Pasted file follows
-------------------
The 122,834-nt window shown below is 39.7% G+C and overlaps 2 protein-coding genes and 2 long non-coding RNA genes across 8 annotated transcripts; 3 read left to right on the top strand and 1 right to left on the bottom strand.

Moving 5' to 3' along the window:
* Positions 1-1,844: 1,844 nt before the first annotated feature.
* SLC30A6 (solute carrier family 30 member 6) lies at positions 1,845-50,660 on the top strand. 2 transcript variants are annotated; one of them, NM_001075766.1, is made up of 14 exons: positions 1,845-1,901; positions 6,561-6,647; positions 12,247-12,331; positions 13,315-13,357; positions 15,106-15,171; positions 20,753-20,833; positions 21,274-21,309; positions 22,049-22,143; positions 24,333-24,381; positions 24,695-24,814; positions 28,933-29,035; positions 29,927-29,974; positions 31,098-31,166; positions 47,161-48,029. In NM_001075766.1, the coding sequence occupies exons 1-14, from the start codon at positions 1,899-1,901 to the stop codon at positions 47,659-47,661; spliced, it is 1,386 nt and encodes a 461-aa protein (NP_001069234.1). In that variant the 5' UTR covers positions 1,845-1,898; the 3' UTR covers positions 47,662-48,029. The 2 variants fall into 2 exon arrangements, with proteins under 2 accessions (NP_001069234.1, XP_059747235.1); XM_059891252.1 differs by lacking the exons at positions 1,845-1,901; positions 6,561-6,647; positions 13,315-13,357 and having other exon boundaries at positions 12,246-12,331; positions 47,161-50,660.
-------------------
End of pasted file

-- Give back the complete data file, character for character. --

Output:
The 122,834-nt window shown below is 39.7% G+C and overlaps 2 protein-coding genes and 2 long non-coding RNA genes across 8 annotated transcripts; 3 read left to right on the top strand and 1 right to left on the bottom strand.

Moving 5' to 3' along the window:
* Positions 1-1,844: 1,844 nt before the first annotated feature.
* SLC30A6 (solute carrier family 30 member 6) lies at positions 1,845-50,660 on the top strand. 2 transcript variants are annotated; one of them, NM_001075766.1, is made up of 14 exons: positions 1,845-1,901; positions 6,561-6,647; positions 12,247-12,331; positions 13,315-13,357; positions 15,106-15,171; positions 20,753-20,833; positions 21,274-21,309; positions 22,049-22,143; positions 24,333-24,381; positions 24,695-24,814; positions 28,933-29,035; positions 29,927-29,974; positions 31,098-31,166; positions 47,161-48,029. In NM_001075766.1, the coding sequence occupies exons 1-14, from the start codon at positions 1,899-1,901 to the stop codon at positions 47,659-47,661; spliced, it is 1,386 nt and encodes a 461-aa protein (NP_001069234.1). In that variant the 5' UTR covers positions 1,845-1,898; the 3' UTR covers positions 47,662-48,029. The 2 variants fall into 2 exon arrangements, with proteins under 2 accessions (NP_001069234.1, XP_059747235.1); XM_059891252.1 differs by lacking the exons at positions 1,845-1,901; positions 6,561-6,647; positions 13,315-13,357 and having other exon boundaries at positions 12,246-12,331; positions 47,161-50,660.